Further, regarding information transmission mechanisms, it appears possible to speak about certain ‘evolutionary freaks’. Some of these mechanisms were relatively widespread in the biological evolution of simple organisms, but later became less so. Consider, for example, the horizontal exchange of genetic information (genes) among microorganisms, which makes many useful gene-
tic ‘inventions’ available in a sort of ‘commons’ for microbe communities. Among bacteria, the horizontal transmission of genes contributes to the rapid development of antibiotic resistance (e.g., Markov and Naymark 2009). By contrast, this mechanism of information transmission became obsolete or was transformed into highly specialized mechanisms (e.g., sexual reproduction) in the evolution of more complex organisms. Today, horizontal transmission is mostly confined to the simplest forms of life.

These examples suggest that an analysis of the similarities and differences between the mechanisms of biological and social evolution may help us to understand the general principles of megaevolution[1] in a much fuller way. These similarities and differences may also reveal the driving forces and supra-phase mechanisms (i.e., mechanisms that operate in two or more phases) of megaevolution. One of our previous articles was devoted to the analysis of one such mechanism: aromorphosis, the process of widely diffused social innovation that enhances the complexity, adaptability, integrity, and interconnectedness of a society or social system (Grinin, Markov, and Korotayev 2011; see also Grinin and Korotayev 2008, 2009a, 2009b; Grinin, Markov, and Korotayev 2009a, 2009b).

It is important to carefully compare the two types of macroevolution (i.e., biological and social) at various levels and in various aspects. This is necessary because such comparisons often tend to be incomplete and deformed by conceptual extremes. These limitations are evident, for example, in the above-referenced paper by Mesoudi et al. (2006), which attempts to apply a Darwinian method to the study of social evolution. Unfortunately, a failure to recognize or accept important differences between biological and social evolution reduces the overall value of the method that these authors propose. Christopher Hallpike’s rather thorough monograph, Principles of Social Evolution (1986), provides another illustration of these limitations. Here, Hallpike offers a fairly complete analysis of the similarities and differences between social and biological organisms, but does not provide a clear and systematic comparison between social and biological evolution. In what follows, we hope to avoid similar pitfalls.

Biological and Social Evolution: A Comparison at Various Levels
There are a few important differences between biological and social macroevolution. Nonetheless, it is possible to identify a number of fundamental similarities, including at least three basic sets of shared factors. First, we are discussing very complex, non-equilibrium, but stable systems whose function and evolution can be described by General Systems Theory, as well as by a number of cybernetic principles and laws. Second, we are not dealing with isolated systems, but with the complex interactions between organisms and their external environments. As a result, the reactions of systems to ‘external’ challenges can be described in terms of general principles that express themselves within a biological reality and a social reality. Third (and finally), a direct ‘genetic’ link exists between the two types of macroevolution and their mutual influence.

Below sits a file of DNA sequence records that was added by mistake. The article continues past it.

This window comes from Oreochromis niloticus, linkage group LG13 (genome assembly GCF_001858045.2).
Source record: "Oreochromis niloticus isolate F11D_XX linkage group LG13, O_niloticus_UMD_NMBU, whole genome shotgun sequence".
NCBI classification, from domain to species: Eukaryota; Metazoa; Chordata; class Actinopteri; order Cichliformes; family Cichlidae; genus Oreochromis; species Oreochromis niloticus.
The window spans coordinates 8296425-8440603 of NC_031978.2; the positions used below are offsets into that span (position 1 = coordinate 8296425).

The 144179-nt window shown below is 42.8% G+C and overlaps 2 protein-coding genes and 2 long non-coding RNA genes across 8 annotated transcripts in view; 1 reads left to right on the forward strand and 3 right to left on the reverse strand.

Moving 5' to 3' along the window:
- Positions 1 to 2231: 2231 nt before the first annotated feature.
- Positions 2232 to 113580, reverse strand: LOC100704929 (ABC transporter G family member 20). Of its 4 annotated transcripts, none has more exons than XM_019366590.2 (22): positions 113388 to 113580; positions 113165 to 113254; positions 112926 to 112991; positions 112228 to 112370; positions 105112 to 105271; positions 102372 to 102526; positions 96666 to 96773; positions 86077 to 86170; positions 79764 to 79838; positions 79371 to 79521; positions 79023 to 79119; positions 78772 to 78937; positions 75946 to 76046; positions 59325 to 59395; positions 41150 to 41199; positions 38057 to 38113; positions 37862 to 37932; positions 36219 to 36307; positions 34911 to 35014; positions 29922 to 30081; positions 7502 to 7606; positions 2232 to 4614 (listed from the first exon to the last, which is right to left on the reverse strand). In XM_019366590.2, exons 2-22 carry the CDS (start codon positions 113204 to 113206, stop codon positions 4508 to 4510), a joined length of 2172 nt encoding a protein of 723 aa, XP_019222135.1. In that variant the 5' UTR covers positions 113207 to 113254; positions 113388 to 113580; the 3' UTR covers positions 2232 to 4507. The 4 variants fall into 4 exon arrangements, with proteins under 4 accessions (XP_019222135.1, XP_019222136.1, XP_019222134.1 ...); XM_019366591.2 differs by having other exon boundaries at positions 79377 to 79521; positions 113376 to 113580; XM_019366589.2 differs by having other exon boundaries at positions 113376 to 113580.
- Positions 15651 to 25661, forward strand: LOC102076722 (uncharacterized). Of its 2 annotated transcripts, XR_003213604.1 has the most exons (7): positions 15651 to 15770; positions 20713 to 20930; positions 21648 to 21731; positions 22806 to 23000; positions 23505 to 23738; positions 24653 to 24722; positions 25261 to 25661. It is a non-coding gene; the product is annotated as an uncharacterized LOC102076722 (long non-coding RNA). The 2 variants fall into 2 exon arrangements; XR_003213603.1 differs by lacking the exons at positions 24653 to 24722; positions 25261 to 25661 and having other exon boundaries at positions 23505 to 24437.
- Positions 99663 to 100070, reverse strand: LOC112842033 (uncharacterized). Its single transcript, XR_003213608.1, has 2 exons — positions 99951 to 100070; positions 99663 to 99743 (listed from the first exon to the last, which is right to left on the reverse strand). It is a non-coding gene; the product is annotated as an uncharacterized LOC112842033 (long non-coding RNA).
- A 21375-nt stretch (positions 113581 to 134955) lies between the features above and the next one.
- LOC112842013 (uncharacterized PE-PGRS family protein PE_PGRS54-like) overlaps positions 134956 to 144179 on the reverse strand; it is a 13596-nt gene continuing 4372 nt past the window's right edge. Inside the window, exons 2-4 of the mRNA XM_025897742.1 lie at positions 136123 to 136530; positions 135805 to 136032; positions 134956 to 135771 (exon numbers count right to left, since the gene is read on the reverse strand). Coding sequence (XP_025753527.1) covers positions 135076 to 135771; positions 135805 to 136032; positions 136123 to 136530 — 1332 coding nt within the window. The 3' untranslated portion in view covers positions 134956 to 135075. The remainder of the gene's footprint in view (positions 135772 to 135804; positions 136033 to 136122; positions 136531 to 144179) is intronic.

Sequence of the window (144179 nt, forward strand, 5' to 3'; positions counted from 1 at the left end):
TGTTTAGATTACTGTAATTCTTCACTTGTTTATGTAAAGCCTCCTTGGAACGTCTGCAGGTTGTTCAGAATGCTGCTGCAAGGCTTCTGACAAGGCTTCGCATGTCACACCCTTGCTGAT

We believe that the laws and forces driving the biological and social phases of Big History can be comprehended more effectively if we apply the concept of biological and social aromorphosis (Grinin, Markov, and Korotayev 2011). There are some important similarities between the evolutionary algorithms of biological and social aromorphoses. Thus, it has been noticed that the basis of biological aromorphosis is usually formed by some partial evolutionary change that… creates significant advantages for an organism, puts it in more favorable conditions for reproduction, multiplies its numbers and its changeability…, thus accelerating the speed of its further evolution. In those favorable conditions, the total restructurization of the whole organization takes place afterwards (Shmal’gauzen 1969: 410; see also Severtsov 1987: 64–76).

During the course of adaptive radiation, such changes in organization diffuse more or less widely (frequently with significant variations).

A similar pattern is observed within social macroevolution. An example is the invention and diffusion of iron metallurgy. Iron production was practiced sporadically in the 3rd millennium BCE, but regular production of low-grade steel did not begin until the mid-2nd millennium BCE in Asia Minor (see, e.g., Chubarov 1991: 109). At this point, the Hittite kingdom guarded its monopoly over the new technology. The diffusion of iron technology led to revolutionary changes in different spheres of life, including a significant advancement in plough agriculture and, consequently, in the agrarian system as a whole (Grinin and Korotayev 2006); an intensive development of crafts; an increase in urbanism; the formation of new types of militaries, armed with relatively cheap but effective iron weapons; and the emergence of significantly more developed systems of taxation, as well as information collection and processing systems, that were necessary to support these armies (e.g., Grinin and Korotayev 2007a, 2007b). Ironically, by introducing cheaply made weapons and other tools into the hands of people who might resist the Hittite state, this aromorphosis not only supported the growth of that kingdom, it also laid the groundwork for historical phase shifts.